ZIMBABWE – CBZ Bank, a commercial bank in Zimbabwe is set to bankroll 30, 000 ha under command agriculture soyabeans growing for 2019/2020 summer cropping season to boost adequate production of the cooking oil raw material and cut the import bill.

According to a study conducted by the Zimbabwe Economic Policy and Research Unit (Zeparu), the current output from soya production falls short of the national demand of 600,000 metric tonnes required for oil expressing.

The drive to ramp up soyabean production comes at a time when the country’s cooking oil sector is operating at 25% capacity due to shortages of soyabeans and foreign currency to import the crude oil.

According to Lands, Agriculture, Water, Climate and Rural Resettlement deputy minister, Vangelis Haritatos, “CBZ has come on board specifically to finance 30, 000 hectares of soyabeans under the Command Agriculture where we want to increase production and reduced the import bill we spend on buying edible oil raw materials for the production of cooking oil.’’

While the exact figures are not yet clear, CBZ is expected to fork out close to ZWL$800 million (US$2.2m) on the funding of the leguminous crop.

On the same note, Old Mutual Zimbabwe’s banking subsidiary, CABS, is planning to invest over ZWL$152m in the forth­coming 2019/2020 summer crop­ping season in an effort to improve productivity in the agriculture sector.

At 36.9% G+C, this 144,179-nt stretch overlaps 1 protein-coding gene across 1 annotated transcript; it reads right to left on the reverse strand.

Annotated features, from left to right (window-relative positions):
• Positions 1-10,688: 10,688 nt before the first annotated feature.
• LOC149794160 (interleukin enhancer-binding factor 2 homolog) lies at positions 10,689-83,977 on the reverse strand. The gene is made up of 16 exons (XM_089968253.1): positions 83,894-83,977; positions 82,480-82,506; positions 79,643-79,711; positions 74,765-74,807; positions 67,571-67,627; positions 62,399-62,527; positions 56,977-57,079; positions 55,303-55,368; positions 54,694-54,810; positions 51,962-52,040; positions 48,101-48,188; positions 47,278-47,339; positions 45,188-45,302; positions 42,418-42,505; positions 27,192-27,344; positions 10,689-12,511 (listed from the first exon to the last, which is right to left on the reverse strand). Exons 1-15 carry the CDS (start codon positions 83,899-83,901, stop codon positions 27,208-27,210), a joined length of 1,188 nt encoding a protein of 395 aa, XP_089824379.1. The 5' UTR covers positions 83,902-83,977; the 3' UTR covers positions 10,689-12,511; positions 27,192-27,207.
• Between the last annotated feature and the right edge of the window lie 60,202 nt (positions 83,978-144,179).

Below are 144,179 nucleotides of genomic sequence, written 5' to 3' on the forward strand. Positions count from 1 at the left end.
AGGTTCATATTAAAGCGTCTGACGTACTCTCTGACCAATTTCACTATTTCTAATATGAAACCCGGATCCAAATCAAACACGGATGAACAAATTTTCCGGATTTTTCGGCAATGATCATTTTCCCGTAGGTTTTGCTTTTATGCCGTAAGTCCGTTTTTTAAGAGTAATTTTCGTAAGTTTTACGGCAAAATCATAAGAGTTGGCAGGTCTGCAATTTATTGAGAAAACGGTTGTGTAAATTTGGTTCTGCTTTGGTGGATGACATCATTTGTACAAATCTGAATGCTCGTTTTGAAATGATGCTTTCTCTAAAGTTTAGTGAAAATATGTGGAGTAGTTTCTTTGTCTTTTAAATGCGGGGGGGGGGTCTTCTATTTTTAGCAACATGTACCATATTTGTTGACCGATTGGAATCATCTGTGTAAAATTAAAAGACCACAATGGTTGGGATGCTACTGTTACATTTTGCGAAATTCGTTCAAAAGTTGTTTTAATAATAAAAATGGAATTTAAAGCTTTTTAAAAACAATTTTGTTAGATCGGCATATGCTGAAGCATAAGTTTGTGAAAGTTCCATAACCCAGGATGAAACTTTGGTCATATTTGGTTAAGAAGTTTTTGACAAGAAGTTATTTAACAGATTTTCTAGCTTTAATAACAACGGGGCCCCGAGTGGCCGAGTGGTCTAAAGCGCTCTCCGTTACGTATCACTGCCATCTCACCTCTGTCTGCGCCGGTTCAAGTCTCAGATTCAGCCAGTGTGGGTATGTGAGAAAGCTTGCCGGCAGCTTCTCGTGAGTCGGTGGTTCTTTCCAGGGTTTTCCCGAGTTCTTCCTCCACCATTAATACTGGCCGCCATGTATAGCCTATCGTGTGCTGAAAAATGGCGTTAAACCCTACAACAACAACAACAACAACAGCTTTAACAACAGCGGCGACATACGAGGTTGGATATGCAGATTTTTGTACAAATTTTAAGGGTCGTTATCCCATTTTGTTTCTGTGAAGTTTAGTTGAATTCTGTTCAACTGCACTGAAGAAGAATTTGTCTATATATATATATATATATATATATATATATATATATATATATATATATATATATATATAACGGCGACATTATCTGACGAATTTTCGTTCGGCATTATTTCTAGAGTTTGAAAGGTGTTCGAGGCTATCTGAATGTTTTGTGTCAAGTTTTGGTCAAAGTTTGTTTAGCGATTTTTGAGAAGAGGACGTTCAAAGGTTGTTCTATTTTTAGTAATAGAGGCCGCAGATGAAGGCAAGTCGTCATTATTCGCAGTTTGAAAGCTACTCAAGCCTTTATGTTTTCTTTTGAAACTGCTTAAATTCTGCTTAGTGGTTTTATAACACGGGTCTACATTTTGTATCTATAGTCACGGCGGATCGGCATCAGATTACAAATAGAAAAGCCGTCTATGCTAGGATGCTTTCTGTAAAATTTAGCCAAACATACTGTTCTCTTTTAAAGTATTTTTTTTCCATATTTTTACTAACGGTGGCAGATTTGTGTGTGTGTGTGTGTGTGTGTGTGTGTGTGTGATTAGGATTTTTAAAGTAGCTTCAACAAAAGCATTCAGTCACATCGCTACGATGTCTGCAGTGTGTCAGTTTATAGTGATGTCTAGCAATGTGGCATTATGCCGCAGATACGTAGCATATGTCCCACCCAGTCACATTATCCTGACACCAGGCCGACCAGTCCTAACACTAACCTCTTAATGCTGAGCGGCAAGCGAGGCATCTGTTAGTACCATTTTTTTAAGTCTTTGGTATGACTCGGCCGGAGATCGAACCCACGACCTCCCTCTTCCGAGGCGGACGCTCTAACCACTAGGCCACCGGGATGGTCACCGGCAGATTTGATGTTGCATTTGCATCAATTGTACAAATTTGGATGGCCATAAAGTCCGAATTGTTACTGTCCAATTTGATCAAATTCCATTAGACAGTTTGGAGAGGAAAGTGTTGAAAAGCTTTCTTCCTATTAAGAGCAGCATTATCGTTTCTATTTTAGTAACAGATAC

“Last year, we supported agriculture to the tune of ZWL$152m (US$420,000) and we hope to support it to such levels again this year. We will be giving loans to anyone who qualifies, not specifically largescale farmers only,” said Simon Hammond, CABS managing director

CABS works through off-takers who then decide to subcontract to the surrounding smallscale farmers rather than lending them directly to individuals. Its thrust is to fund the whole farming value chain to improve productivity on A1 and A2 farms.

The bank’s support for smallholder farmers is in tandem with the Reserve Bank of Zimbabwe’s aspirations for financial inclusion aimed at embracing unbanked societies.

In most instances, the bank advances fees for farming activities which include horticulture, wheat, maize, piggery, poultry, soya, cotton, dairy and beef production.